Health Team

Study Finds Drug-Resistant Germ Too Prevalent in Health-Care Settings

Methicillin-resistant staphylococcus aureus – MRSA – is blamed for a death every 30 minutes in the U.S. Simple hand-washing is a defense.

Posted Updated
Switch to classic

RALEIGH, N.C. — Every 30 minutes in this country, someone dies from a serious form of an infection called MRSA. A study released Tuesday found that MRSA most often spreads through hospital or other health-care visits.

Staphylococcus bacteria generally live on the skin, but they can get into the blood through things like intravenous lines used to deliver fluids and medicines to people.

“The staff germ can follow the IV line into the blood stream and gain easy access and make a person quite ill,” Dr. Susan Ray of Grady Memorial Hospital in Atlanta said.

That can lead to MRSA – methicillin-resistant staphylococcus aureus.

The study, reported in the Journal of the American Medical Association, says that serious forms of these infections are all too common in the U.S.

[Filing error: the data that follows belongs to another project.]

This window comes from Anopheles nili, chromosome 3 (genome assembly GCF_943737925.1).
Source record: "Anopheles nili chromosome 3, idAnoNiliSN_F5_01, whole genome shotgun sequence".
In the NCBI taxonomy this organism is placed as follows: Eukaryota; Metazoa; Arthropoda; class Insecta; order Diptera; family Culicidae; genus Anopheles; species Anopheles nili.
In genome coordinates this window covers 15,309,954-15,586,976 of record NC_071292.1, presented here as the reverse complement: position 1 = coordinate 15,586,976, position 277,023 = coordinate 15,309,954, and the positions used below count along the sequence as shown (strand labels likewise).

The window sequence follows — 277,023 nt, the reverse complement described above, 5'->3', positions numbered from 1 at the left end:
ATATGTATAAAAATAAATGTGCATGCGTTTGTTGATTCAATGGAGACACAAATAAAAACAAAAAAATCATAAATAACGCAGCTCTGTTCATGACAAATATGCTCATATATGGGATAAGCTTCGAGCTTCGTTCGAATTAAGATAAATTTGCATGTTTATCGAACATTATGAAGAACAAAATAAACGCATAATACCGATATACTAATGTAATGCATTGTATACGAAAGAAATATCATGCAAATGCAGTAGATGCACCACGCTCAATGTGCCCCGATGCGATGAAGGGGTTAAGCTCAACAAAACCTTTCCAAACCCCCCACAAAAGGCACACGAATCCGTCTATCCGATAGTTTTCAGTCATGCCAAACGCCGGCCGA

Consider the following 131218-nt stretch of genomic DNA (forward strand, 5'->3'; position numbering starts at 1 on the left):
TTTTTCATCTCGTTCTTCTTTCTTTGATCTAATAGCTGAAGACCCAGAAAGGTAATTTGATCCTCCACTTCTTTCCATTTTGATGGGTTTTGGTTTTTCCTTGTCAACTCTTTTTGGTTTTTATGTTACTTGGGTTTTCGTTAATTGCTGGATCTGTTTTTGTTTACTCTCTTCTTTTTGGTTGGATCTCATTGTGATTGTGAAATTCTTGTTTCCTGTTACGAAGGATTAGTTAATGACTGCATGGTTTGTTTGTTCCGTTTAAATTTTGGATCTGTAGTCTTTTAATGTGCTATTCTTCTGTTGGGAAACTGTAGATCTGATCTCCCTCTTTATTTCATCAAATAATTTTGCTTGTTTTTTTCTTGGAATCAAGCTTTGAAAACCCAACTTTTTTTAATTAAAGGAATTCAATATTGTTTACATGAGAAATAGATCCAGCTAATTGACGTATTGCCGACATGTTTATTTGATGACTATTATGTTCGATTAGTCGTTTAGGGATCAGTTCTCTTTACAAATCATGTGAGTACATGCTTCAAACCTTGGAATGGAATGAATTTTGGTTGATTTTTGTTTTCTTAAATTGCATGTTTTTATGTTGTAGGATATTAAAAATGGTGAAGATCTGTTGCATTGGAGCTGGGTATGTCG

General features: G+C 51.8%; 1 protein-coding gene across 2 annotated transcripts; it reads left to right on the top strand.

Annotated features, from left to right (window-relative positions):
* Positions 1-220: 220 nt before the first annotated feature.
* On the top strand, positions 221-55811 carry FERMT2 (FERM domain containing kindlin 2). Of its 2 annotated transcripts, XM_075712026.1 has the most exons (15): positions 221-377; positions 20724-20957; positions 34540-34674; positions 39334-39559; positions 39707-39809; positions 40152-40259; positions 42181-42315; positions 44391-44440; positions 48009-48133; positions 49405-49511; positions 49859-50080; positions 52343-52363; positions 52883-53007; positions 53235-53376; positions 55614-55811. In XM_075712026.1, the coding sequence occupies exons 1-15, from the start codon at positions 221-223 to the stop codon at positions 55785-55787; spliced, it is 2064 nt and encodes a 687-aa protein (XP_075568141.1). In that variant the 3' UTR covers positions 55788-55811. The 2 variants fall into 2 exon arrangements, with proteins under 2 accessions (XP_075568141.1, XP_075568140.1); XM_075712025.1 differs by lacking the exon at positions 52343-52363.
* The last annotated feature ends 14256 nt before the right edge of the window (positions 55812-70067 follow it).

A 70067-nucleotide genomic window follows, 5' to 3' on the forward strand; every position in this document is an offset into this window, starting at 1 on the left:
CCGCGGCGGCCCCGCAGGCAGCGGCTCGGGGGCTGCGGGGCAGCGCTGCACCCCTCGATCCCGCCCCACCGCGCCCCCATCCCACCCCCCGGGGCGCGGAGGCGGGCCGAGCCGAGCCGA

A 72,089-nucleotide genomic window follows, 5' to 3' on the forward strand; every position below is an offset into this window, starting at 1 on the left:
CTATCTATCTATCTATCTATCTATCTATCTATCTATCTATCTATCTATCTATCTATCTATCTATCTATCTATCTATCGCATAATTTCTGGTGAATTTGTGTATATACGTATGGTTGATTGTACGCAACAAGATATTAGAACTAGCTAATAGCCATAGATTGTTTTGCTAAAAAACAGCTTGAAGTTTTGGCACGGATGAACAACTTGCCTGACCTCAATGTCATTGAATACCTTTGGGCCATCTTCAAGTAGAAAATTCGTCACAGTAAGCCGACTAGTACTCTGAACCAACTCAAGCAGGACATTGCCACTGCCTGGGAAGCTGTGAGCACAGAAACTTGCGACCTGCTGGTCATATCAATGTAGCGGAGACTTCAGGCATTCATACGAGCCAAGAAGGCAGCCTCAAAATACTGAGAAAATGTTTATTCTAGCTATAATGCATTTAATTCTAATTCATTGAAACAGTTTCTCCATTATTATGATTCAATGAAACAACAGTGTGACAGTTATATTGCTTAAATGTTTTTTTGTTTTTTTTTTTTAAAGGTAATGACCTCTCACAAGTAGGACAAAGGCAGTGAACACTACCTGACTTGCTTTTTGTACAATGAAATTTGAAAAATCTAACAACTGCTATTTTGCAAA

There were “over 94,000 infections and about 18,650 deaths in one year alone, in 2005,” said Dr. R. Monina Klevens of the Centers for Disease Control and Prevention, whose headquarters is in Atlanta.

CDC researchers, along with others across the country, studied thousands of MRSA infections. They found that in about 27 percent of the cases, people were infected while they were patients in a hospital.

The study found that 14 percent contracted the infection in the community, and about 58 percent got the infection after a health-care visit, such as dialysis or surgery.

“That's not to say that health care is not safe, but rather that health care has its risks,” the CDC’s Klevens said:

Klevens said the benefits still outweigh the risks, but more can and should be done to prevent MRSA infections in health-care settings.

Guidelines that the CDC published last year outline ways to do it. They include something both health-care providers and patients can do – keep their hands very clean.

The medical professionals who wrote the study emphasized that 18,000 people with MRSA infections died in 2005, but that does not mean all of them died because they had MRSA. The deaths were called MRSA-related.

1 / 2


Allen Mask, M.D., Reporter
Rick Armstrong, Producer
Ron Gallagher, Web Editor

Copyright 2022 by Capitol Broadcasting Company. All rights reserved. This material may not be published, broadcast, rewritten or redistributed.